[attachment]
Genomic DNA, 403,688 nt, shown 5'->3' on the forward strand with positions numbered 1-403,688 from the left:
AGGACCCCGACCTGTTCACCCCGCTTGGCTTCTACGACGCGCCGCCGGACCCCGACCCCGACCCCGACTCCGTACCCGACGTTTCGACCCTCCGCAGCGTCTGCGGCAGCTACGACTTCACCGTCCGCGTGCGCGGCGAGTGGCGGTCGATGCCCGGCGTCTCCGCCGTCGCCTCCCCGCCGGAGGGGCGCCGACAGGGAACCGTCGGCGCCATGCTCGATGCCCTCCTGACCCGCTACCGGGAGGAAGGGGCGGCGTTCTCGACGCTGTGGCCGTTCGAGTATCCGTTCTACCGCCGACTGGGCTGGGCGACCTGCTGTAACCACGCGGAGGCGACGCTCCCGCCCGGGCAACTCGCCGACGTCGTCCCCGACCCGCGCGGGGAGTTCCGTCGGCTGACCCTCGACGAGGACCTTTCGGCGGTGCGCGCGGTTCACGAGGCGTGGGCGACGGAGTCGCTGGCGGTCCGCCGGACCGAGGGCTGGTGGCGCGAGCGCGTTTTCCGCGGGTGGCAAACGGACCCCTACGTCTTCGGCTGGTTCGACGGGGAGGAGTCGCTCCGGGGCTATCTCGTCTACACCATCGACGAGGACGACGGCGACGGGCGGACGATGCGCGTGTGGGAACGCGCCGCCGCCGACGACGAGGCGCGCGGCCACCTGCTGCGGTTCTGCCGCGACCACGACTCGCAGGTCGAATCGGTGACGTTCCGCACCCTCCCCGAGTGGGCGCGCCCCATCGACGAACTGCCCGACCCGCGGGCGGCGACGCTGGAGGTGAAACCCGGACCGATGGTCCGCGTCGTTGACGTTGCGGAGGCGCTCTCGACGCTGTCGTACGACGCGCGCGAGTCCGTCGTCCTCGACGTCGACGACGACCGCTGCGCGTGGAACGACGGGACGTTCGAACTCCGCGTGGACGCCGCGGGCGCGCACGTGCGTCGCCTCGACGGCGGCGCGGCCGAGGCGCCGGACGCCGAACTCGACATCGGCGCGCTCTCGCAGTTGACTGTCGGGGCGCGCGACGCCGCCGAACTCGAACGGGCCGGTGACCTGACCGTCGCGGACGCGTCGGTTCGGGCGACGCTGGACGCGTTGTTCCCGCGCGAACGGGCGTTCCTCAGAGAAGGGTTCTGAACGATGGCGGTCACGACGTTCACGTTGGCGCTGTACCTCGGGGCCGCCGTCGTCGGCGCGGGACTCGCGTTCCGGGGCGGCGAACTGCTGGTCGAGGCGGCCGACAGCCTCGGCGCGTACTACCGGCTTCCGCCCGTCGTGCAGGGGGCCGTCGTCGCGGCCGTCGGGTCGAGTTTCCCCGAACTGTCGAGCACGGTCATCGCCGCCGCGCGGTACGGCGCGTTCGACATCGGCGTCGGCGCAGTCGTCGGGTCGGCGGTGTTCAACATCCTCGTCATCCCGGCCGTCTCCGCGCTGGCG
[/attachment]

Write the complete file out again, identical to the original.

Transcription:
Genomic DNA, 403,688 nt, shown 5'->3' on the forward strand with positions numbered 1-403,688 from the left:
AGGACCCCGACCTGTTCACCCCGCTTGGCTTCTACGACGCGCCGCCGGACCCCGACCCCGACCCCGACTCCGTACCCGACGTTTCGACCCTCCGCAGCGTCTGCGGCAGCTACGACTTCACCGTCCGCGTGCGCGGCGAGTGGCGGTCGATGCCCGGCGTCTCCGCCGTCGCCTCCCCGCCGGAGGGGCGCCGACAGGGAACCGTCGGCGCCATGCTCGATGCCCTCCTGACCCGCTACCGGGAGGAAGGGGCGGCGTTCTCGACGCTGTGGCCGTTCGAGTATCCGTTCTACCGCCGACTGGGCTGGGCGACCTGCTGTAACCACGCGGAGGCGACGCTCCCGCCCGGGCAACTCGCCGACGTCGTCCCCGACCCGCGCGGGGAGTTCCGTCGGCTGACCCTCGACGAGGACCTTTCGGCGGTGCGCGCGGTTCACGAGGCGTGGGCGACGGAGTCGCTGGCGGTCCGCCGGACCGAGGGCTGGTGGCGCGAGCGCGTTTTCCGCGGGTGGCAAACGGACCCCTACGTCTTCGGCTGGTTCGACGGGGAGGAGTCGCTCCGGGGCTATCTCGTCTACACCATCGACGAGGACGACGGCGACGGGCGGACGATGCGCGTGTGGGAACGCGCCGCCGCCGACGACGAGGCGCGCGGCCACCTGCTGCGGTTCTGCCGCGACCACGACTCGCAGGTCGAATCGGTGACGTTCCGCACCCTCCCCGAGTGGGCGCGCCCCATCGACGAACTGCCCGACCCGCGGGCGGCGACGCTGGAGGTGAAACCCGGACCGATGGTCCGCGTCGTTGACGTTGCGGAGGCGCTCTCGACGCTGTCGTACGACGCGCGCGAGTCCGTCGTCCTCGACGTCGACGACGACCGCTGCGCGTGGAACGACGGGACGTTCGAACTCCGCGTGGACGCCGCGGGCGCGCACGTGCGTCGCCTCGACGGCGGCGCGGCCGAGGCGCCGGACGCCGAACTCGACATCGGCGCGCTCTCGCAGTTGACTGTCGGGGCGCGCGACGCCGCCGAACTCGAACGGGCCGGTGACCTGACCGTCGCGGACGCGTCGGTTCGGGCGACGCTGGACGCGTTGTTCCCGCGCGAACGGGCGTTCCTCAGAGAAGGGTTCTGAACGATGGCGGTCACGACGTTCACGTTGGCGCTGTACCTCGGGGCCGCCGTCGTCGGCGCGGGACTCGCGTTCCGGGGCGGCGAACTGCTGGTCGAGGCGGCCGACAGCCTCGGCGCGTACTACCGGCTTCCGCCCGTCGTGCAGGGGGCCGTCGTCGCGGCCGTCGGGTCGAGTTTCCCCGAACTGTCGAGCACGGTCATCGCCGCCGCGCGGTACGGCGCGTTCGACATCGGCGTCGGCGCAGTCGTCGGGTCGGCGGTGTTCAACATCCTCGTCATCCCGGCCGTCTCCGCGCTGGCG